Wind in your hair, landscapes whipping by, cruising through peaceful forests: embracing the outdoors on two wheels is one of the healthiest and most enjoyable ways to get around. Here’s our round-up of great cycling routes which offer something for everyone, from multi-day adventures to relaxing day trips.
This dedicated capital-to-capital route whisks you from the Brandenburg Gate to the Little Mermaid through bucolic scenery, including Germany’s Muritz National Park (home to more than 130 lakes), a stretch aboard a ferry across the Baltic Sea between Rostock, Germany, and Gedser, Denmark, and along gorgeous sea-hugging paths following the Danish coast.
Buenos Aires Ecological Reserve, Buenos Aires, Argentina (km: variable; park: 360 hectares)
It may not be a specific named route per se, but this eco-reserve on the edge of Buenos Aires is a cyclist’s paradise. The reserve boasts a network of paths and boardwalks across marshes and wetlands, with ample birdwatching and views of the river, the Rio de la Plata. And in summer, the stretch along the water is also a few degrees cooler that the steamy city. But all year round, this expanse of green is a tranquil escape from the bustle a mere 10-20 ride from the fashionable San Telmo and Puerto Madero neighbourhoods.
Hungary’s most famous cycle path goes all the way around Lake Balaton, Europe’s largest freshwater lake. Pedal past vineyards stretching from the water up the hills, Mediterranean-style lakeside towns, a bounty of restaurants serving fresh local fish and plenty of opportunities for dips in the milky green lake.
Cape Cod Rail Trail, Massachusetts, USA (35km)
One of New England’s most popular cycle trails runs along the path of abandoned railroad tracks on Cape Cod, Massachusetts’ thin hook of a peninsula. Stretching between the Dennis and Wellfleet townships, the trail meanders through quaint seaside villages with low-key food shacks serving clam chowder, lobster rolls (a lobster sandwich/New England fave) and freshly shucked oysters. It connects to several shorter bike paths, but we’re partial to the turn-off for Nauset trail: it drops you right on Coast Guard Beach, part of the Cape Cod National Seashore and set beneath rising dunes.
Berliner Mauerweg/Berlin Wall Cycle Route, Germany
This route traces the former path of the Berlin Wall, which was dismantled piece by piece in the early 1990s. Cycling the entire circle – about 160km – would take a few days, but most people explore a portion past some of Berlin’s most famous sights, such as the Reichstag, home to Germany’s parliament and topped by a Norman Foster-designed glass dome, the Brandenburg Gate, Berlin’s neoclassical landmark, and the Berlin Wall Memorial Site, where you can examine reconstructed remnants of the wall learn about its history.
Lands End to John o’Groats, UK (1480 km)
Each year, thousands of people hit the road and cycle the entire length of the UK from top to bottom between John o’Groats, Scotland, and Land’s End in Cornwall,England. There are three routes to choose – the standard route hits major roads, the fastest sticks to busy thoroughfares, and the most scenic follows small roads. But they all pass dramatic landscapes including the Scottish Highlands, the Lake District and the wild Cornish Coast.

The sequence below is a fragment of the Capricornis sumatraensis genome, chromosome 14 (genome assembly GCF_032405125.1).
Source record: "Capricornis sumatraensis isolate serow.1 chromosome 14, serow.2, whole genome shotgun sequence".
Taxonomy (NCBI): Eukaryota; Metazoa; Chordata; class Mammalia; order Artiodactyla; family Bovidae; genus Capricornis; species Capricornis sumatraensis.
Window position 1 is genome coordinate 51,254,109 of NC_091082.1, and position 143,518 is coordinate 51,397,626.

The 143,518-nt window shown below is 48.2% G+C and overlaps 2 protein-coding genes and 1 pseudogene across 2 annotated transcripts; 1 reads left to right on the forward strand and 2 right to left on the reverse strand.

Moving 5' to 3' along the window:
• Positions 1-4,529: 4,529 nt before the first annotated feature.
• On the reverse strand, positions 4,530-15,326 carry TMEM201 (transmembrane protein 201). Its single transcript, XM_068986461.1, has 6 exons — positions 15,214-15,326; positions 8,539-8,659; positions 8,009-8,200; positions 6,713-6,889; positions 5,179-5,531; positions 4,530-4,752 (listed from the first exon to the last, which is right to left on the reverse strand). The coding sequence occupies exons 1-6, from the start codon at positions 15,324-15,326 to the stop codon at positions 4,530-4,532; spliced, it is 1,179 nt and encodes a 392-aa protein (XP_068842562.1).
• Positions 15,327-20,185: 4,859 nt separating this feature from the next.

Extending from Puerto Montt in central Chile to northern Patagonia via a series of ferries, this long and rugged span juts through Queulat and Cerro Castillo national parks and wows with spectacular blue-white glaciers, majestic fjords and chiseled mountains between sleepy villages.
Munda Biddi Trail, Australia (about 330km)
Mundi Biddi means ‘path through the forest’ in local Aboriginal language, and this trail in Western Australia winds its way through long stretches of countryside packed with eucalyptus trees, pretty river valleys and offers ample opportunities to see local wildlife like wallabies, possums and kangaroos.
Tai Wai to Tai Mei Tuk, Hong Kong, China (20km)
This city cycling path starts in Tai Wai village, a mere subway ride away from the centre of town, and takes you past temples, green spaces and along the waterfront to end in Tai Mei Tuk, another village sitting between Tolo Harbour and a rugged ridge of mountains.
Unsurprisingly, there’s a growing network of cycling superhighways linking Dutch cities, but our favourite takes you from Utrecht to Amsterdam. The route features urban and village sections, goes over the Breukelen Bridge (Brooklyn, New York, is named after the village of Breukelen), skirts the Amsterdam Rhine canal filled with massive barges and the tranquil Gein river.
Offering some of the world’s most iconic sights, best museums and superb cuisines, Europe is always an attractive and exciting destination, though overpriced hotels, extortionate entry fees and eye-wateringly priced restaurants in many parts of the continent can make travel here feel less than a bargain at times. Below we give you our tips for the best value destinations in the continent that has it all – whether it’s a city break with style or an extreme sports adventure, these are the places to go in Europe to get the best travel experiences for your money in 2013.
It’s perhaps worth noting that old fallacy that the Chinese word for ‘crisis’ is the same as that for ‘opportunity.’ While Greece’s economic miseries may continue, there’s never been a better time to island hop, with perceived instability deterring many regular visitors. As a result Greece’s normally packed beaches will be far quieter than usual this summer, more welcoming than ever and island economies are likely to be far cheaper especially if you travel outside of peak season. Some of our favourite spots include Hydra, Kefallonia, Ikaria and Santorini.
In the charming and dramatically hilly Portuguese capital of Lisbon your money goes a long way: delicious coffee or a pastel de nata (traditional custard tart) in the sun tend to cost less than a euro, and you can eat well and ride around town on the rickety but romantic network of old trams for similarly bargain prices. Free museums such as the contemporary collection of the Museu Colecção Berardo are further deal sweeteners – and there are always the beaches to the south of the city to enjoy on a day trip if you tire of the city’s plentiful urban pursuits.
It may never become a true budget destination, but Iceland is cheaper that it has been in a decade following several economically tumultuous years and a currency devaluation that suddenly made its once outrageous prices far more reasonable. This makes now a superb time to discover this stunning North Atlantic island where volcanoes, geysers, glaciers and hot springs create one of the planet’s most exciting landscapes. For those on a very tight budget, wild camping is allowed across Iceland and is a great hotel alternative for those that don’t mind roughing it.